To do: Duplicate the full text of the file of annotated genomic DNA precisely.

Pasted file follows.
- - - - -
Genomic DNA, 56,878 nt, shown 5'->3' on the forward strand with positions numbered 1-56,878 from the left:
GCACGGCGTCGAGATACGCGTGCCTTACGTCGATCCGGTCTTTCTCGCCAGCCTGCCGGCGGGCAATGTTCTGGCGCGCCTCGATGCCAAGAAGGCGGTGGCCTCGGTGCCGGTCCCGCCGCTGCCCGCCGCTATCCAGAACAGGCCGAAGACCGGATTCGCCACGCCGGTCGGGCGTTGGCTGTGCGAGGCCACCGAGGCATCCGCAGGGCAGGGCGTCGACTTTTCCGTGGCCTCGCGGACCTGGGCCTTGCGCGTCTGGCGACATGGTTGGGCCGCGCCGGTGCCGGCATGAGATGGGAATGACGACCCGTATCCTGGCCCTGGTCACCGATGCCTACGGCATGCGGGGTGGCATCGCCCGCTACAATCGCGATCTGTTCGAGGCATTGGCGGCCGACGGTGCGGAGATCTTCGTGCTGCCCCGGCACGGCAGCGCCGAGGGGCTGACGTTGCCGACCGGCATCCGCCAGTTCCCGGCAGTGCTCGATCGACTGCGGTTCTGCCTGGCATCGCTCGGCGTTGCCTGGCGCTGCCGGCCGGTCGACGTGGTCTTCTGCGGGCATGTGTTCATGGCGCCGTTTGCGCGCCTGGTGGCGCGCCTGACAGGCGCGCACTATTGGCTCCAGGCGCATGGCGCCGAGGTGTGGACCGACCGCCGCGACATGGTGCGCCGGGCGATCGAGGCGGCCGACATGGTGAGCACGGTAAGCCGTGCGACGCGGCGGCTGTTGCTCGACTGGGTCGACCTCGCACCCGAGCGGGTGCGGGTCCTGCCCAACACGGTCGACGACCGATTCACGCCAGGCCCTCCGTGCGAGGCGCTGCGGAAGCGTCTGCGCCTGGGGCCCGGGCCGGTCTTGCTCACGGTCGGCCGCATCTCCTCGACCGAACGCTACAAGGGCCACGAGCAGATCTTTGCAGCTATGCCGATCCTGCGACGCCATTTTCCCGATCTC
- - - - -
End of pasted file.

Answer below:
Genomic DNA, 56,878 nt, shown 5'->3' on the forward strand with positions numbered 1-56,878 from the left:
GCACGGCGTCGAGATACGCGTGCCTTACGTCGATCCGGTCTTTCTCGCCAGCCTGCCGGCGGGCAATGTTCTGGCGCGCCTCGATGCCAAGAAGGCGGTGGCCTCGGTGCCGGTCCCGCCGCTGCCCGCCGCTATCCAGAACAGGCCGAAGACCGGATTCGCCACGCCGGTCGGGCGTTGGCTGTGCGAGGCCACCGAGGCATCCGCAGGGCAGGGCGTCGACTTTTCCGTGGCCTCGCGGACCTGGGCCTTGCGCGTCTGGCGACATGGTTGGGCCGCGCCGGTGCCGGCATGAGATGGGAATGACGACCCGTATCCTGGCCCTGGTCACCGATGCCTACGGCATGCGGGGTGGCATCGCCCGCTACAATCGCGATCTGTTCGAGGCATTGGCGGCCGACGGTGCGGAGATCTTCGTGCTGCCCCGGCACGGCAGCGCCGAGGGGCTGACGTTGCCGACCGGCATCCGCCAGTTCCCGGCAGTGCTCGATCGACTGCGGTTCTGCCTGGCATCGCTCGGCGTTGCCTGGCGCTGCCGGCCGGTCGACGTGGTCTTCTGCGGGCATGTGTTCATGGCGCCGTTTGCGCGCCTGGTGGCGCGCCTGACAGGCGCGCACTATTGGCTCCAGGCGCATGGCGCCGAGGTGTGGACCGACCGCCGCGACATGGTGCGCCGGGCGATCGAGGCGGCCGACATGGTGAGCACGGTAAGCCGTGCGACGCGGCGGCTGTTGCTCGACTGGGTCGACCTCGCACCCGAGCGGGTGCGGGTCCTGCCCAACACGGTCGACGACCGATTCACGCCAGGCCCTCCGTGCGAGGCGCTGCGGAAGCGTCTGCGCCTGGGGCCCGGGCCGGTCTTGCTCACGGTCGGCCGCATCTCCTCGACCGAACGCTACAAGGGCCACGAGCAGATCTTTGCAGCTATGCCGATCCTGCGACGCCATTTTCCCGATCTC